Words and Music by Jack Lawrence, Charles Trenet & Albert Lasry
Some Of The Best Recordings
George Benson - 4 albums
Heard On Screen
For sheet music contact: www.halleonard.com
The Story Behind The Song
As with all of Trenet's songs this one was originally published by Raoul Breton in France with the title "La Mer" (The Sea). This was also the title of a lovely concert piece by Debussy. In previous years I had met M. & Mme. Breton on their New York visits and written English lyrics to their French hits. I never did direct translations; for one thing, my high school French was inadequate.
But I truly felt doing a literal translation was hardly creative so I would play the French song over and over until it became part of me. Then and only then would I start creating my lyric. In the past I had written lyrics to a couple of Trenet's French hits and when we finally met on one of his trips to the U.S. he complimented me on my work.
The Bretons came to my home in New York in '46 with recordings of "La Mer" and said that Trenet would like me to do the English lyric. I loved the unusual melody he had written but was not intrigued with his French lyric, which told about the different moods of the sea, and how they affected him.
Also, most of the recordings that had been made were somber and symphonic in feeling. I decided that my lyric would tell a different story — a romantic tale of a sea-faring lover and a land-locked lover waiting on a golden shore for his return.
I would like to quote from an article by Will Friedwald that appeared in the 2002 music issue of Vanity Fair. He wrote:
"Lawrence's words to "Beyond The Sea" constitute a lyric of the highest order. He started by adding that one word: beyond, and that drove the entire song. In the song's middle section Lawrence goes beyond "beyond" by using the word as the linchpin of a series of phrases, each with a slightly different meaning. "Beyond a star... Beyond the moon... Beyond a doubt" The word star arrives on an accidental C-sharp, which charges the phrase with unexpected oomph and gives the word an especially starry feeling. Changing the title, paradoxically, allowed Lawrence to remain phonetically faithful, at least, to Trenet's original: in Trenet's text each 8 bar "A" section begins with the words "La Mer"; in Lawrence's version each of these sections commences with "Somewhere" so that the English lyric has the same sonic feel as the original."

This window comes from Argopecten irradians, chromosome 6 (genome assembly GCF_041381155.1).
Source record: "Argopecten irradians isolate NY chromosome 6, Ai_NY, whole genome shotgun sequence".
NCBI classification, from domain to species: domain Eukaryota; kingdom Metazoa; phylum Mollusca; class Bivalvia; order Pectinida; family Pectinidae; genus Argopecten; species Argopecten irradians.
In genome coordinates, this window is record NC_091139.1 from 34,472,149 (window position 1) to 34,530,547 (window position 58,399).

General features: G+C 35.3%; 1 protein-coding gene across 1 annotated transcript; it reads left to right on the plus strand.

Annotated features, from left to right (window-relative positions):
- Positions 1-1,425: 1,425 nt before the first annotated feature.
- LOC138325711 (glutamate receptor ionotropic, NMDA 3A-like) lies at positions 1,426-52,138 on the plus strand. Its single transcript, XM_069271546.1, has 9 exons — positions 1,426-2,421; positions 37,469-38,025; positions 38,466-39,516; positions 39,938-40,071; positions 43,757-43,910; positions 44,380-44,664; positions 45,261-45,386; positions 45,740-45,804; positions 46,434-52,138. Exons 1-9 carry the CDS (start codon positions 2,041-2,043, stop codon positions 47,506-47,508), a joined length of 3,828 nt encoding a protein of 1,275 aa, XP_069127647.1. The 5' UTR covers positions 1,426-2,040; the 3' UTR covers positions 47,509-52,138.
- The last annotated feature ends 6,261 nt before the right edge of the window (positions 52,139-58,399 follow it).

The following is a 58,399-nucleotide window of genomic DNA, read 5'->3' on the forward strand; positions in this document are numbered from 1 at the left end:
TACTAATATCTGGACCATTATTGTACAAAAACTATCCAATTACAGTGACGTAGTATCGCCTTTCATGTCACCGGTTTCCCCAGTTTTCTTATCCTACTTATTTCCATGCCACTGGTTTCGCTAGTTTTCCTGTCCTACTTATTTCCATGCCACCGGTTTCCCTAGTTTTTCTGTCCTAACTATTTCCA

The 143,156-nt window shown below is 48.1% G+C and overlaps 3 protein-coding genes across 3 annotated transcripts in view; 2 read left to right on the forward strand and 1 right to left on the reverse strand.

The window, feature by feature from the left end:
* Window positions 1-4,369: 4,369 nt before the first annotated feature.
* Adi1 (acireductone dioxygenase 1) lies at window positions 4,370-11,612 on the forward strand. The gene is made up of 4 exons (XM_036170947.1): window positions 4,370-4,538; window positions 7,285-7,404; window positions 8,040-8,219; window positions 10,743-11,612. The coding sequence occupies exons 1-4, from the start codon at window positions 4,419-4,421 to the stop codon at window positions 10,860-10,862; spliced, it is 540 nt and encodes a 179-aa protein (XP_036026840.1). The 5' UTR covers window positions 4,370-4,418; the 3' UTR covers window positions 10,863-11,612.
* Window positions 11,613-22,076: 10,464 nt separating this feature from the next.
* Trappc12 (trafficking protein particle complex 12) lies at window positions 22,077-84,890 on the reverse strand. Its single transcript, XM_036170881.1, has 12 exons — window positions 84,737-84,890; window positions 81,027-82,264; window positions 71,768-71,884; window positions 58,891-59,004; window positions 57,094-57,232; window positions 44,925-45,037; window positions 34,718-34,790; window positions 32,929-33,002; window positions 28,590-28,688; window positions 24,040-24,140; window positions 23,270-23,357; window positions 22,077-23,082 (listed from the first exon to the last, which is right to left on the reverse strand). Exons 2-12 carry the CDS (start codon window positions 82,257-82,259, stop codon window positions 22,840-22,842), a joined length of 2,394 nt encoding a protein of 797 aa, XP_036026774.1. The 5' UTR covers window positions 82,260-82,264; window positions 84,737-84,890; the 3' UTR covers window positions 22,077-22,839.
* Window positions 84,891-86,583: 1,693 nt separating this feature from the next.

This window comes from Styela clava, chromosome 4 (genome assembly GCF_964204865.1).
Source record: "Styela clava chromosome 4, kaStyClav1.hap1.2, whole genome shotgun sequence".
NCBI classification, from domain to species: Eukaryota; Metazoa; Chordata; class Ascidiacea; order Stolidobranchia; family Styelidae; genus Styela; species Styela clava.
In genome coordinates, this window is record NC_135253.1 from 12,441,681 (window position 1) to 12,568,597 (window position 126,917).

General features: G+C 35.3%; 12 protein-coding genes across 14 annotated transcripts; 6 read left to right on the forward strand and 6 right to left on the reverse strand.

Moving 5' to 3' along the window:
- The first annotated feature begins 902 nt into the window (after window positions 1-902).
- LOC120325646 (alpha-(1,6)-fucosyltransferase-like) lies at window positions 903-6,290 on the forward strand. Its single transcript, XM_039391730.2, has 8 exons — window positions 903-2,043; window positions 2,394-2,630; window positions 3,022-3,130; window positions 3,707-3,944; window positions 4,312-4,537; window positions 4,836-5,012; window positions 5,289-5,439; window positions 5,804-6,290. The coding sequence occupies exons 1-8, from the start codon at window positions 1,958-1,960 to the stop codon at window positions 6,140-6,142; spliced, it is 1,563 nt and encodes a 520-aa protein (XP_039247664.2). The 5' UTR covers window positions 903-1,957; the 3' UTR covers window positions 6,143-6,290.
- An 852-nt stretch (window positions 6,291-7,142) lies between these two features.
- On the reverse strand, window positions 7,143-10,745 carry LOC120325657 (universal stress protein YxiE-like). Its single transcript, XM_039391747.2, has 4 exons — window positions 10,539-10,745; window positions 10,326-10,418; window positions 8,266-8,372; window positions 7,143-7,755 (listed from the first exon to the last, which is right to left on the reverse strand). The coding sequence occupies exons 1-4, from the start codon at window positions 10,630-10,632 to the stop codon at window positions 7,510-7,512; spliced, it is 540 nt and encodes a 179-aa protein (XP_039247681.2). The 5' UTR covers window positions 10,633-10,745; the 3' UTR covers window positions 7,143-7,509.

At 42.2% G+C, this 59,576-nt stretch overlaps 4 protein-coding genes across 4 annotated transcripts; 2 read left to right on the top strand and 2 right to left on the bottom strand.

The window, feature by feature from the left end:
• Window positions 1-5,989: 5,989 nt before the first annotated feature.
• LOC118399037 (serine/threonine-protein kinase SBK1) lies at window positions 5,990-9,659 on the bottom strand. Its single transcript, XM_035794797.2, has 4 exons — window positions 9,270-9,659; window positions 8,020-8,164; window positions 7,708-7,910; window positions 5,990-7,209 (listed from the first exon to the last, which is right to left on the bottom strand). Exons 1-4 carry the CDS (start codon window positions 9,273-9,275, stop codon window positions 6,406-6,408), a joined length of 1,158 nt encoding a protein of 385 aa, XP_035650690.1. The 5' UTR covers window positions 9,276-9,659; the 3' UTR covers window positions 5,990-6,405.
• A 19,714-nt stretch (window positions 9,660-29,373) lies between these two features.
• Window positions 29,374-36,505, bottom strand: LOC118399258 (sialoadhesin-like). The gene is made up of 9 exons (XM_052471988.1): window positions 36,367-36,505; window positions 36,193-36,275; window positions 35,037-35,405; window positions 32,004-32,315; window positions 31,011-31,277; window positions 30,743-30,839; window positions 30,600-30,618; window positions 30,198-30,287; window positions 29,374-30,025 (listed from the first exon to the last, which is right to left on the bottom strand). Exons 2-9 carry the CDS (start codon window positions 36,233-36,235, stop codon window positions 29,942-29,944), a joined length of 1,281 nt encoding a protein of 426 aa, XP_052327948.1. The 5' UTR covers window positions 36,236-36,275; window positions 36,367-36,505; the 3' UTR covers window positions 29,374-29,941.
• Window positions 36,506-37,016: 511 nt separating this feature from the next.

Thank you, Will, for the clarity of your explanation. It's so nice to know that the workings of one's mind are being appreciated by experts.
Let me continue with more of Will's article:
"For all the craftsmanship of Lawrence and Trenet, "Beyond The Sea" was not an instant hit in America. The early recordings were surprisingly heavy. Benny Goodman recorded it with a string orchestra in 1947 and Tex Beneke cut it with his Glenn Miller orchestra. (An air check survives of Beneke playing it with Ronnie Deauville, a crooner who was almost impossible to distinguish from the young Sinatra. This track has been circulated by collectors as a Miller-Sinatra recording). For ten years or so the song lay dormant."
One day at the publisher's offices I ran into a new young singer with a distinctive style. He was brash and a bit cocky but rather refreshing and his name was Bobby Darin. He didn't hesitate to tell everyone that someday he would be as popular as Sinatra. I gave him a copy of "Beyond The Sea" and asked him what he thought of it. He said he liked some of the recordings he'd heard but he felt the song lacked a definite beat. A few months later he sent me his latest album and there was "Mack The Knife" and "Beyond The Sea" done to a crisp with an infectious toe-tapping beat and Bobby's inimitable delivery. Everyone in the business will agree that Bobby Darin's version turned those two songs into mega-hits.
Through the years, after his untimely death, there has been repeated talk of one of the big studios filming THE BOBBY DARIN STORY. Recently, Kevin Spacey announced that for years he has been eager to star in that role. Some say he may be a bit long in the tooth to play that youngster but let's wait and see. After all, he's an Oscar winner.
Copyright © 2005 Jack Lawrence. All Rights Reserved.